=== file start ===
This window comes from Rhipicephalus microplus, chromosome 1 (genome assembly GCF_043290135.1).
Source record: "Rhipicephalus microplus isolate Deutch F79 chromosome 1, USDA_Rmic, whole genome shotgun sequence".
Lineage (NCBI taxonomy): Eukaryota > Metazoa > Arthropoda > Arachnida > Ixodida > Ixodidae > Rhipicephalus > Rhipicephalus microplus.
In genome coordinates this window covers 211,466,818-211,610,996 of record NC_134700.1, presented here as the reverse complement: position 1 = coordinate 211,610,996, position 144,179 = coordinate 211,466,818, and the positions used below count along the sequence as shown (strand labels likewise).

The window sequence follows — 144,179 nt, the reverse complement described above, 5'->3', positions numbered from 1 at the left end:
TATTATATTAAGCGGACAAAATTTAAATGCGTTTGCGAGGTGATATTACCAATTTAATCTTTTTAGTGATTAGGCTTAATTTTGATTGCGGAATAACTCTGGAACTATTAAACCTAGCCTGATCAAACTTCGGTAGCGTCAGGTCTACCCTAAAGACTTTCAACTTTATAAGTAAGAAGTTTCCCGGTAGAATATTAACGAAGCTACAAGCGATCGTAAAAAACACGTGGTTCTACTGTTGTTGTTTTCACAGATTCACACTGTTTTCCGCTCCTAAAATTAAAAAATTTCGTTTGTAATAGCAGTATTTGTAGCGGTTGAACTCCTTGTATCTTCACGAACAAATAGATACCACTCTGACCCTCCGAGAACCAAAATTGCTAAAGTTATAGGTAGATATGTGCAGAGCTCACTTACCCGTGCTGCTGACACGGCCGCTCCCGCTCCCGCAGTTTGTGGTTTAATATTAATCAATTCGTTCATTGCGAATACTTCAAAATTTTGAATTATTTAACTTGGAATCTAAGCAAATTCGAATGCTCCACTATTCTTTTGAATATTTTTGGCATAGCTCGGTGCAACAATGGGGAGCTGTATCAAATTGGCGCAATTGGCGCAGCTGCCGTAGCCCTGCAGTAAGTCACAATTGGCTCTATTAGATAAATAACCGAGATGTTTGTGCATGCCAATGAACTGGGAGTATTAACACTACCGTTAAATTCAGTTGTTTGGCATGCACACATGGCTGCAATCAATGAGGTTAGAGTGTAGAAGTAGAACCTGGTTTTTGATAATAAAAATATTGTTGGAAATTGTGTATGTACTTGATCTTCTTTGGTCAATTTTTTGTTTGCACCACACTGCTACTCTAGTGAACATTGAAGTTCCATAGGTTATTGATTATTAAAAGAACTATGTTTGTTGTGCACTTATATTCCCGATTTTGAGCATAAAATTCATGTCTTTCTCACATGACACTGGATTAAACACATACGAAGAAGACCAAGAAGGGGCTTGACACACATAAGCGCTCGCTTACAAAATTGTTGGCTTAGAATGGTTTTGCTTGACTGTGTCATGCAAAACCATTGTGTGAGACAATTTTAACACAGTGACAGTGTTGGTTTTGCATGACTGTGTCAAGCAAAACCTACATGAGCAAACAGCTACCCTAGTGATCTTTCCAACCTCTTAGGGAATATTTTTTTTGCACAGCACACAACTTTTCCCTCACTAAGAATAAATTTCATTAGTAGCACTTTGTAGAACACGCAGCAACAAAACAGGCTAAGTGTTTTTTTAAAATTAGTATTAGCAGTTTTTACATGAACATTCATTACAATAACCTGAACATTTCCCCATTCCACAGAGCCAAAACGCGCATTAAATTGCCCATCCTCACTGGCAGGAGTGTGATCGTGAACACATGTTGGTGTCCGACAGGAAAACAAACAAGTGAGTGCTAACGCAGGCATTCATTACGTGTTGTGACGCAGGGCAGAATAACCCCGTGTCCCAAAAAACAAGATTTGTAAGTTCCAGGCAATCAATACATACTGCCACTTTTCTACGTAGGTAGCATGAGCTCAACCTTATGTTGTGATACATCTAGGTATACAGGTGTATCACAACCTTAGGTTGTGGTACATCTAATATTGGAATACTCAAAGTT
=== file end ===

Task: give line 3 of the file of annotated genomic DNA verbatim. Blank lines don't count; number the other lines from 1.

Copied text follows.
Lineage (NCBI taxonomy): Eukaryota > Metazoa > Arthropoda > Arachnida > Ixodida > Ixodidae > Rhipicephalus > Rhipicephalus microplus.